New York's Muslims are scared and angry - and indisposed to side with their adoptive country over their religiongreenspun.com : LUSENET : Grassroots Information Coordination Center (GICC) : One Thread
No national pride inspired in US Muslims
New York's Muslims are scared and angry - and indisposed to side with their adoptive country over their religion. Michael Ellison reports
Wednesday September 19, 2001
Mohamed Aissaoui, a son of New York City, wants to be a politician when he grows up; whatever else he lacks, the rhetoric is there already. "The only take you can have on it is as a Muslim," says the 14-year-old outside Al Qaraween Islamic bookstore on Atlantic Avenue, Brooklyn, several blocks of which is a heavily Islamic neighbourhood.
"You're Muslim first and American second. We can only do as our religion says: we should fight back."
The boy's father is Algerian, his mother Palestinian and he was born in the United States.
"For a long time in my country they've been killing innocent children and nothing happens," he says on the opposite side of the East River to where over 5,000 people were killed in Lower Manhattan by the World Trade Centre suicide pilots.
"Who? The Israelis and the United States. It's about time something happened."
He is talking in front of a sign, appended to the divide between the shop and the Majid Al-Farooq mosque, that says: "In the name of Allah, the most beneficent, the most merciful: Koran, chapter six, verse 151: 'And kill not life that Allah has made sacred.'"
The boy rolls up the sleeve of his grey sweatshirt and says:
"The Americans should know one thing. If these people took two years to prepare for this attack, they took two years to prepare for the defence.
"When people are fighting for the cause of Allah, they're not easily defeated. If they were doing it for a good cause, then God bless them."
In the wake of the attacks, Muslims have been attacked in Texas, Ilinois and New York. Their religious leaders counsel tolerance.
"We see common people assigning guilt by association of religion or ethnicity to others, and expresssing their understandable grief and rage by attacking those who are themselves innocent," says Iman al-Haji Talib 'Abdur-Rashid, spiritual leader of the Mosque of Islamic Brotherhood in Harlem. "This must stop."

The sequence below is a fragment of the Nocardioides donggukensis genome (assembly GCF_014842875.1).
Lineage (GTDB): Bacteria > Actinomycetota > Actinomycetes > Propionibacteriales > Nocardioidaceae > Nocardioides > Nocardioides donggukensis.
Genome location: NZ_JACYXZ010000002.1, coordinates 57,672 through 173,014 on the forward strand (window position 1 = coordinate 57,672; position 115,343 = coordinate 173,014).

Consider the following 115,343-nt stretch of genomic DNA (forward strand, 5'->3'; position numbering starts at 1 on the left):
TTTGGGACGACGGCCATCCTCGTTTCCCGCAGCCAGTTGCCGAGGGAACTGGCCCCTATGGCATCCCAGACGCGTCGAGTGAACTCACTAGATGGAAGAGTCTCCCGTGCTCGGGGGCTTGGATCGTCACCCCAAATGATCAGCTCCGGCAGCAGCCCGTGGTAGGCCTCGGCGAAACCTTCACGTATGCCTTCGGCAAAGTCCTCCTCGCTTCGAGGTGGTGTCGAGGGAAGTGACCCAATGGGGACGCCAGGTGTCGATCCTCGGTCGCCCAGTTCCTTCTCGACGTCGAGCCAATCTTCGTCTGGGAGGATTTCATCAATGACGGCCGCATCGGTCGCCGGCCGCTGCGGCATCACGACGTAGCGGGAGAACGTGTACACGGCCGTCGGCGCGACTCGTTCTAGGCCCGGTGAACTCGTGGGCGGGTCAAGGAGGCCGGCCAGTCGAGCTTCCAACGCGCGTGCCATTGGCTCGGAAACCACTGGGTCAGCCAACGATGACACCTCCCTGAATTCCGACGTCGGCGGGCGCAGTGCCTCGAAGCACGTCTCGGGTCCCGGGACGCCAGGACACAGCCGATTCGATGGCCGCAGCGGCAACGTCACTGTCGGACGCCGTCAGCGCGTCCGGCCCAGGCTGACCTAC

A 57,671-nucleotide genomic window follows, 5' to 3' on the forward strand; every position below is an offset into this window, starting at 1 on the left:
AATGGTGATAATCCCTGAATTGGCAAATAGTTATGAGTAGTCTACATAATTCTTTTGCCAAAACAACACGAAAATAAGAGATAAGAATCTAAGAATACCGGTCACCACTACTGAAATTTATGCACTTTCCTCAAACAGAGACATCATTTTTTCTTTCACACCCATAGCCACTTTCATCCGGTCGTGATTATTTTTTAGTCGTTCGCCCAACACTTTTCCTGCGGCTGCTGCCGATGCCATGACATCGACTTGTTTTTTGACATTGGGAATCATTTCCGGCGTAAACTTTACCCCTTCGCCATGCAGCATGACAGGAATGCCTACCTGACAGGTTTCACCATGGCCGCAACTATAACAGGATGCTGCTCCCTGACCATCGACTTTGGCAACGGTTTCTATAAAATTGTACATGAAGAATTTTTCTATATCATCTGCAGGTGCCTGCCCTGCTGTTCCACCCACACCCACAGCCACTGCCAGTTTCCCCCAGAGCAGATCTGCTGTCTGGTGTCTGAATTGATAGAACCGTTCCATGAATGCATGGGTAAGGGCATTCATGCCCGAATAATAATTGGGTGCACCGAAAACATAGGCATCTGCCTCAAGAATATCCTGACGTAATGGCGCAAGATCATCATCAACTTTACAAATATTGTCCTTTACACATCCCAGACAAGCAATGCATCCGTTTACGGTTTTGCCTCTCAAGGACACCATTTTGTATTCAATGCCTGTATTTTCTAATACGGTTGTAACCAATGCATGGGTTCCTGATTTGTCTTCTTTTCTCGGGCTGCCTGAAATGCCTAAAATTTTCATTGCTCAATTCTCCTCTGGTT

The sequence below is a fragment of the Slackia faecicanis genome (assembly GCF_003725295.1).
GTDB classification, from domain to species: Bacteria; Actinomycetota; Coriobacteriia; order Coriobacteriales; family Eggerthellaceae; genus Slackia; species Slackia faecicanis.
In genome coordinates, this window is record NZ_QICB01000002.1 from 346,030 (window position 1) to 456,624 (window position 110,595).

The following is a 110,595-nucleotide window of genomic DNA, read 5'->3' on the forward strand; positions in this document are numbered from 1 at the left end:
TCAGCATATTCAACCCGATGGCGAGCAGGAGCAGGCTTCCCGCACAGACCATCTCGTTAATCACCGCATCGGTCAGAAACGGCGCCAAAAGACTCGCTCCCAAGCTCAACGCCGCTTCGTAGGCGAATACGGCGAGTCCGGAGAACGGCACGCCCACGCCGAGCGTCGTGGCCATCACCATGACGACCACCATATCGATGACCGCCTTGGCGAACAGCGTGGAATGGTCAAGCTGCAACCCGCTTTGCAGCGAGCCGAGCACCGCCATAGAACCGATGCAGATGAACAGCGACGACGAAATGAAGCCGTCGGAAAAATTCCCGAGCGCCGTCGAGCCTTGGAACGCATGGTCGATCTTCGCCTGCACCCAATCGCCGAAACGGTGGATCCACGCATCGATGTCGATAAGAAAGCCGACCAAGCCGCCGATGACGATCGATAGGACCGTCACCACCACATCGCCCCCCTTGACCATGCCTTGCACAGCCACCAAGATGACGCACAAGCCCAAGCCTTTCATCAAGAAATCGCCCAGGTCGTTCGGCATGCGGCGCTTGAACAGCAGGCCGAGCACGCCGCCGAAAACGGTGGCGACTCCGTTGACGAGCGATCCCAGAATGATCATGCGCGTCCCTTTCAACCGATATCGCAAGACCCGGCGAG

The Muslims of Atlantic Avenue are torn by President George Bush's promises of retaliation, torn by their twin allegiances.
"If somebody is involved, they deserve punishment," says 40-year-old Nasir Nisham, who moved to the US from Pakistan five years ago, talking from behind the counter of the Noo As-Sunnah bookstore, which also sells clothes, oils, newspapers, videos and "I love Allah" bookmarks.
"This is not a little thing. This is a very, very big upset. If Bin Laden is involved in this then he deserves it."
But he is not convinced that Bin Laden should be the target: "He has a problem, not with the USA. He has a problem with Russia."
Jaezah Ahmed, a friend, says: "America doesn't have a good history. America has bombed almost every country. Now they get bombed, they can't accept it. Going after Afghanistan is not going to solve any problem."
Omar Mohmed, a 23-year-old taxi driver standing outside the mosque before going in to prayers, notes that there were many Muslims working inside the two towers of the World Trade Centre when the planes struck.
"America doesn't know who did it. They can't just say that if a Muslim did it then all Muslims did it," he says, cradling a cup of coffee.
"We're not going to judge it because he [the pilot] already died. Maybe he did it from anger, maybe he saw his brother die and he wanted revenge.
"If the Americans bomb another country, it just makes matters worse. This is just the start. Who knows what is the truth? They tell us who did it, then they have the investigation. That's not the way you do it. If Bin Laden can do this, why didn't he go for Israel?"
Omar Mohmed, who came to the US from Egypt five years ago, has another question: " Why didn't you listen to us before? Why does it take this for you to come here to listen to us, to find out what we want?"
Police officers are on the corners of most of the blocks in the neighbourhood and lurking surreptitiously also in the doorways between.
Moon Ahmad, a 36-year-old from Pakistan staffing the counter at the Moon Palace Deli where a television station is broadcasting under the title "Day of Destruction", says that he is both American and proud to be a Muslim.
"Everything should be peace, that's the main thing. Love can change a lot of things. Not hate."
The Americans should attack, he says. He is 100% in favour of doing so. No question, the Muslim countries should support the US.
On the other hand, the US was not blameless; had it acceded to Bin Laden's demand and removed its troops from Saudi Arabia, this might not have happened.
"If you don't do anything to me, you don't think that I will hit you, do you? You send a bullet, you get a bullet back."